Test Pilot is a semiregular feature sharing my first impressions of the pilots for next season’s shows. These aren’t reviews, since these pilots can be rewritten, recast and retooled before airing, and the shows that eventually get on the air can prove much better or worse. But premature opinions are why God invented the Internet, so let’s get on with…
The Show: The Playboy Club, NBC
The Premise: Like ABC’s Pan Am, Playboy Club is set in a workplace that sells sexiness. Like Pan Am, it’s set in 1963. (I assume both shows will have their Kennedy assassination episodes the same sweeps week in November.) Playboy’s locale is, well, you can read the title: The Chicago branch of the club, “a place in the toddling town,” says a narrator playing Hugh Hefner, “where everything was perfect. Where life was magic. Where the rules were broken and fantasies became realities.” Also, as we see early in the pilot, a place where a new bunny accidentally kills a mobster by stomping her stiletto heel through his ear after he tries to rape her. Bunny Maureen (Amber Heard) turns for help to Nick (Eddie Cibrian), a lawyer and regular client whose connections could get her out of trouble, or get them both in deep. Meanwhile, bunnies jockey for supremacy and nurse dreams of fame. And, you know, boobs.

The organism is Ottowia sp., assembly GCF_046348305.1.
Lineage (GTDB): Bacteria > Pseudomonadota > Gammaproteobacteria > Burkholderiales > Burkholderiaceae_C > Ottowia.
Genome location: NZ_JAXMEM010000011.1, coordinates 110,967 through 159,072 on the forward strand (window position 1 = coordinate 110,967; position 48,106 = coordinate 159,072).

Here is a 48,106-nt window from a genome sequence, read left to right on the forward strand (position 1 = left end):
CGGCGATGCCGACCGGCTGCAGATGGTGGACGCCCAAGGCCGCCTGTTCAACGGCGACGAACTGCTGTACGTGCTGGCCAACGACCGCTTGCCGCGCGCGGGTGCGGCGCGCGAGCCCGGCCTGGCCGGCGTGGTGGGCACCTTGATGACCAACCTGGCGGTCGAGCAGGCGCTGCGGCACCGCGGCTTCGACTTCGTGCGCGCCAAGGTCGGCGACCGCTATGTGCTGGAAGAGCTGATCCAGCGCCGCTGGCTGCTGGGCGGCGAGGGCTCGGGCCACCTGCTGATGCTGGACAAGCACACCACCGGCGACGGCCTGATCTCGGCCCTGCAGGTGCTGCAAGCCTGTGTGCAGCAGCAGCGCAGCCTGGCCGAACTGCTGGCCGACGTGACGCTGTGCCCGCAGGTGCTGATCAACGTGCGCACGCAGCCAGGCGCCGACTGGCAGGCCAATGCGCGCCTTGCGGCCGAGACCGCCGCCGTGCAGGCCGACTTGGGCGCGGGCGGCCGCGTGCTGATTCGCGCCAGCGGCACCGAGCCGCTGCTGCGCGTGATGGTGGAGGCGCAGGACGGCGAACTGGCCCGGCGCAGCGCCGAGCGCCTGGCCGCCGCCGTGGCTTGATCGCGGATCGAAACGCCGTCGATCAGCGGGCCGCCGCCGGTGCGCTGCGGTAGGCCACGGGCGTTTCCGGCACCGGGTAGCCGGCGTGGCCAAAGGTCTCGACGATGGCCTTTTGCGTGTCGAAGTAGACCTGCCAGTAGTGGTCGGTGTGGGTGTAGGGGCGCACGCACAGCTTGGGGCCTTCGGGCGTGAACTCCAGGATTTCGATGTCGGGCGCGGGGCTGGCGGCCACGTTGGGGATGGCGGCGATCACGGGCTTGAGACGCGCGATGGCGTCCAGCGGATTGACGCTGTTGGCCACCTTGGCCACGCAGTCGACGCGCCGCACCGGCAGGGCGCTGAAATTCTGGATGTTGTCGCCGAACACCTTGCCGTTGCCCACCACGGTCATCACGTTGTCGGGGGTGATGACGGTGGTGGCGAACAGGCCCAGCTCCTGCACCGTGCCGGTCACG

First Impressions: I could just give you Mrs. Tuned In’s reactions, which I transcribed in the opening minutes, through the stiletto scene: “Really?… REALLY? Oh, my God.” But I need to be more charitable. As I say up top, this like all other fall screeners is a preliminary pilot. Some of the things that bothered me–corny dialogue, an outlandish crime plot, Cibrian’s performance (he seems to have prepped by looking at still photos of Jon Hamm)–could potentially be fixed, or worked out in later episodes. For now, I’ll wonder about one basic structural concern. Given that the show relies on using an extant company’s brand (unlike Pan Am), and even uses a living figure, Hef, as a narrator (played by an actor, seen from behind a la Seinfeld’s George Steinbrenner), how blunt and independent can it be in portraying Playboy’s business and ethos? (I had my issues with Pan Am’s busy pilot, but so far it seems to have stronger ideas and greater potential.) There’s actually an excellent idea for a series here–one that probably does not need the spice of a mob-murder plot–but my biggest concern is that what could be a nuanced view of the sexual revolution could end up, well, airbrushed and retouched.
Do I Want to See Another Episode? At this point, I’d prefer to fly Pan Am.